BPF programs run in a virtual machine hosted in the Linux kernel. They are loaded by a regular program which uses system calls that will verify and load the BPF program. BPF programs can read and write in memory data structures called ‘maps’. These ‘maps’ are the primary mechanism for a BPF program to communicate results to user space.

Although there are other interesting tools, it seems that two tools are most often mentioned as useful for investigating BPF programs: bpftool and bpftrace. The version of the kernel running has an impact on what information is available to these tools. BPF is an evolving capability and new capabilities are being added on a regular basis.

Roughly speaking, bpftool is a great tool for collecting data about, and manipulating, BPF programs after they’ve been loaded into the kernel. The bpftrace tool is great for loading and running BPF programs in a simple way from the command line (e.g. running one-line BPF programs).

Using bpftool, I was able to discover the BPF program that was being loaded by thehive.

Running the command sudo bpftool prog list listed info about all the loaded BPF programs, including:

57: kprobe  tag a01e72fbd4579d51  gpl
	loaded_at 2021-11-26T18:23:56-0700  uid 0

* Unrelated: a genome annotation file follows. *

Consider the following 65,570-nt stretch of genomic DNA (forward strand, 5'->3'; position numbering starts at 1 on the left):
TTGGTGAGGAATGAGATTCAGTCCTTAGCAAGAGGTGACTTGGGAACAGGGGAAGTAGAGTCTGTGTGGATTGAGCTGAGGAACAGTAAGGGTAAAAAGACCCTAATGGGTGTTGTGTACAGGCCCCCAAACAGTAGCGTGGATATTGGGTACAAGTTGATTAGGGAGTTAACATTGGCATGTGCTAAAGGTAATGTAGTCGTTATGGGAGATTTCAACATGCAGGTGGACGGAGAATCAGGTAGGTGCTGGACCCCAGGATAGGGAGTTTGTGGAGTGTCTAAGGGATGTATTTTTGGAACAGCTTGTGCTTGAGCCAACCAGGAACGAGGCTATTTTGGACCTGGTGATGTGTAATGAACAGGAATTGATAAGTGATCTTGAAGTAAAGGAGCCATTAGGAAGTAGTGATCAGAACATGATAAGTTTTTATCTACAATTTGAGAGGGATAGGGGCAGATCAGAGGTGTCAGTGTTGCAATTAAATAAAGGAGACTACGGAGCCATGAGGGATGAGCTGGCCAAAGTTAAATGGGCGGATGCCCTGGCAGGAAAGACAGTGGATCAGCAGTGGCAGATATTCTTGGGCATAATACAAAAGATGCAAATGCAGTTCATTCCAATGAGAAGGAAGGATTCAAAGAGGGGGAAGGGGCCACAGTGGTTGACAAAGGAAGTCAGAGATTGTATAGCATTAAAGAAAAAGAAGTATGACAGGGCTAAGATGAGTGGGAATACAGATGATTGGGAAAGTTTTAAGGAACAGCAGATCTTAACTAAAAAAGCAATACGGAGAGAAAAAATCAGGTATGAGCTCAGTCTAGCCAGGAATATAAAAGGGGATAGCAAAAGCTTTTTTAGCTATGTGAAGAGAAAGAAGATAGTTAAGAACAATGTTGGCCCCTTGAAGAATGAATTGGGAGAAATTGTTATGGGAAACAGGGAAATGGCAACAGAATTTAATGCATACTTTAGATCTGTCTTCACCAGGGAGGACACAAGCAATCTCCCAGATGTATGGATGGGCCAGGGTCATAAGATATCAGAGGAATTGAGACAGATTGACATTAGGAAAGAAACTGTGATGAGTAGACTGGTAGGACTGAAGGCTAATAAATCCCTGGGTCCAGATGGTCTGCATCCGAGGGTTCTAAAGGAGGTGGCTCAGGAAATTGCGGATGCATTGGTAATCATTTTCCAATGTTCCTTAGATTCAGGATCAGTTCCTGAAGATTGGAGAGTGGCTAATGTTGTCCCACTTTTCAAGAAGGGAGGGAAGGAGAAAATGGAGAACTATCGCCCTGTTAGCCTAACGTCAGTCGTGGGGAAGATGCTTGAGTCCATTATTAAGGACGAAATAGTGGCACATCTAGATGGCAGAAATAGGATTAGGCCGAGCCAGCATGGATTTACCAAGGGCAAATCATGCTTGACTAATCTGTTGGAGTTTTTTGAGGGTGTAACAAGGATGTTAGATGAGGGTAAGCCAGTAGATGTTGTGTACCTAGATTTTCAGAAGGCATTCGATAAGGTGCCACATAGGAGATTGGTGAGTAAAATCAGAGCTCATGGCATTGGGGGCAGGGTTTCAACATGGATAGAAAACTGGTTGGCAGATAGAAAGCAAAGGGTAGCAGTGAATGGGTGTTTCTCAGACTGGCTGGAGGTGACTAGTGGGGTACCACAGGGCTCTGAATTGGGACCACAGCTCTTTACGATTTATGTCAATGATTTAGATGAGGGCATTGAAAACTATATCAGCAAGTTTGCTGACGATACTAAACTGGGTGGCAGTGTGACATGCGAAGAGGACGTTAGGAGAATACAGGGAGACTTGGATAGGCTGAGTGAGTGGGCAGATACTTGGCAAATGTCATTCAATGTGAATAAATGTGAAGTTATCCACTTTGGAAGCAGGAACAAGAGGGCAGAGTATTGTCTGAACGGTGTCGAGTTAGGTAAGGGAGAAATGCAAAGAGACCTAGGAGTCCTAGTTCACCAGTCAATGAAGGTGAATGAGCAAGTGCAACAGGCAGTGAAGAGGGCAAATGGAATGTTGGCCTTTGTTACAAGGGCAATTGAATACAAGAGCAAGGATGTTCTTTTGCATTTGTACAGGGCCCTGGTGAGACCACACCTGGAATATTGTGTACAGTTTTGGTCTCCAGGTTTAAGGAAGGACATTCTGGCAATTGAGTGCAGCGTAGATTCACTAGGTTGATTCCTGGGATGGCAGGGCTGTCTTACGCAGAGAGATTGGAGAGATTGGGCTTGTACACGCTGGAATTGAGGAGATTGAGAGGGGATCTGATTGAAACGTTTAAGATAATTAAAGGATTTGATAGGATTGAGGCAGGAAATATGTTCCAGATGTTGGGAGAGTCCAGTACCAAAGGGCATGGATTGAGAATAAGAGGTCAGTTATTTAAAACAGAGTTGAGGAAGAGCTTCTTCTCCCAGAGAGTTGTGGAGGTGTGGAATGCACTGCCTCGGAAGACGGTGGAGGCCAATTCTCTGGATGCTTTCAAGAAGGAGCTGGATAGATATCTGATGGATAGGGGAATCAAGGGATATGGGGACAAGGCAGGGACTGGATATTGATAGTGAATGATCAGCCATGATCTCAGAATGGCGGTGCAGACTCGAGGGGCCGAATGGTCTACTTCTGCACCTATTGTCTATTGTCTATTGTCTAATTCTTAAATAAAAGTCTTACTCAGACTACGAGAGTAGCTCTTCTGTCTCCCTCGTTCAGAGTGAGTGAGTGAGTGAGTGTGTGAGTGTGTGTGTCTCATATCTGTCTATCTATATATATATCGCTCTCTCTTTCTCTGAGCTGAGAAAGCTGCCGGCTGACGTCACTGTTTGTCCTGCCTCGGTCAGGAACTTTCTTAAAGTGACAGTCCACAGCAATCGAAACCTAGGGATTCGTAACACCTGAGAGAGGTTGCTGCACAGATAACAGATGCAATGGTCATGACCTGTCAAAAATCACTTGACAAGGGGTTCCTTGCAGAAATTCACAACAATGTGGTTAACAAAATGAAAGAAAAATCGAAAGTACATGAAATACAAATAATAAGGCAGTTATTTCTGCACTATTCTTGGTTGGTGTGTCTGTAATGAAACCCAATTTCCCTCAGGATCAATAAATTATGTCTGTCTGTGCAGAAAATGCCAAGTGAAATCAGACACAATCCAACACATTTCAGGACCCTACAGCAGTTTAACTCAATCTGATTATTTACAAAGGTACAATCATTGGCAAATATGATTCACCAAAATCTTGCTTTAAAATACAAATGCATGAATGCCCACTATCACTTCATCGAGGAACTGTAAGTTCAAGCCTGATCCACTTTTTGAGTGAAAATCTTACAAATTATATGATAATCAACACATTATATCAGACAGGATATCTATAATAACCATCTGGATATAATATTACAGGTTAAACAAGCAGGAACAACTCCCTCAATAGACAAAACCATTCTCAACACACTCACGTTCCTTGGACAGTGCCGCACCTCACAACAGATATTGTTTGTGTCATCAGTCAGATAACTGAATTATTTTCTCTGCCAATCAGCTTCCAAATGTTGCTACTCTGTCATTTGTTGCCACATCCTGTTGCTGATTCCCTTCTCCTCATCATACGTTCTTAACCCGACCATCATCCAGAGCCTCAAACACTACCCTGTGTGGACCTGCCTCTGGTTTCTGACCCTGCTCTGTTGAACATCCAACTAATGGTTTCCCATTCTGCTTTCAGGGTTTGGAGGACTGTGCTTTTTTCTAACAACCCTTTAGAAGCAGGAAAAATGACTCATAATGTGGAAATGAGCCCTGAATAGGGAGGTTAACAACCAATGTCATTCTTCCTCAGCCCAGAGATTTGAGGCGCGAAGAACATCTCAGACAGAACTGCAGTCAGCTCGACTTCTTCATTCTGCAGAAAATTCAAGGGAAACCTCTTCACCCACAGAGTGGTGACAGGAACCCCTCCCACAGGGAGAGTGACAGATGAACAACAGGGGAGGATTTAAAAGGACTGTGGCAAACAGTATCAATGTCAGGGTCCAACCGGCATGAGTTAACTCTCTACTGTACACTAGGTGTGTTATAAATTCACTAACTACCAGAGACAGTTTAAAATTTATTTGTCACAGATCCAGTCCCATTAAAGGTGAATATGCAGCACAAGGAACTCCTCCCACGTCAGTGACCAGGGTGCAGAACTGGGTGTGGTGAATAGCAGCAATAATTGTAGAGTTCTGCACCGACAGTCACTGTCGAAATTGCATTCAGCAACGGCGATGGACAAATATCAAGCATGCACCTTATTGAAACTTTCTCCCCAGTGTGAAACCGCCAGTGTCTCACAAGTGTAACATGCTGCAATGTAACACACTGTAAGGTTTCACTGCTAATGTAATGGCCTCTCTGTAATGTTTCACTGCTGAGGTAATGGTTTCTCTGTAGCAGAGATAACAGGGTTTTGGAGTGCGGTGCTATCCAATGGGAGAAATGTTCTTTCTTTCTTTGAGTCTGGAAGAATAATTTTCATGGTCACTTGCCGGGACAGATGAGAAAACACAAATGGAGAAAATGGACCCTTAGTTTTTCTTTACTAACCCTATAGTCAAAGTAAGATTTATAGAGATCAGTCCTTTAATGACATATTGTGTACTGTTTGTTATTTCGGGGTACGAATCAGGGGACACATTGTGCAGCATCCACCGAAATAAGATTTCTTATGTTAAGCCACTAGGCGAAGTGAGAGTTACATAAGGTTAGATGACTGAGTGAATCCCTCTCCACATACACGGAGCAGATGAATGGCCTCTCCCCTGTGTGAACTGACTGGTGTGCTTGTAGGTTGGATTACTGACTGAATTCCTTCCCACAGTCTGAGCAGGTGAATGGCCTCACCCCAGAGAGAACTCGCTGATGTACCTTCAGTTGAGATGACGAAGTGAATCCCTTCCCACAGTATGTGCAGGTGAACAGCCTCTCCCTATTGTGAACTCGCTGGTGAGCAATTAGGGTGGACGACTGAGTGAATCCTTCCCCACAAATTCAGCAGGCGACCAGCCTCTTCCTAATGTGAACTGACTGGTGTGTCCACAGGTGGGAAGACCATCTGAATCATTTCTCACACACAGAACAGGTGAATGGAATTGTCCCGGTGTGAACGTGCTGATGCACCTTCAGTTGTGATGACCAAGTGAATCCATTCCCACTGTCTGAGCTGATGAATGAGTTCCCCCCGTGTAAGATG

xlated 368B  jited 203B  memlock 4096B  map_ids 1
	pids thehive(2714)

One of the other capabilities of bpftool is to list a BPF program in the native instruction set used by the BPF virtual-machine. Using this capability, once I discovered the BPF program loaded by thehive, I was able to examine the code it compiled to.

$ sudo bpftool prog dump xlated id 57
   0: (85) call bpf_get_current_pid_tgid#135712
   1: (63) *(u32 *)(r10 -4) = r0
   2: (18) r1 = 0x5b5548405d585451
   4: (7b) *(u64 *)(r10 -80) = r1
   5: (b7) r1 = 0
   6: (7b) *(u64 *)(r10 -24) = r1
   7: (7b) *(u64 *)(r10 -32) = r1
   8: (7b) *(u64 *)(r10 -40) = r1
   9: (b7) r1 = 42
  10: (7b) *(u64 *)(r10 -48) = r1
  11: (18) r1 = 0x313b3d3736242010
  13: (7b) *(u64 *)(r10 -56) = r1
  14: (18) r1 = 0x2b25381424201734
  16: (7b) *(u64 *)(r10 -64) = r1
  17: (18) r1 = 0x2f1a222c2d333060
  19: (7b) *(u64 *)(r10 -72) = r1
  20: (b7) r1 = 102
  21: (73) *(u8 *)(r10 -80) = r1
  22: (b7) r1 = 1
  23: (b7) r2 = 1
  24: (bf) r3 = r10
  25: (07) r3 += -80
  26: (0f) r3 += r2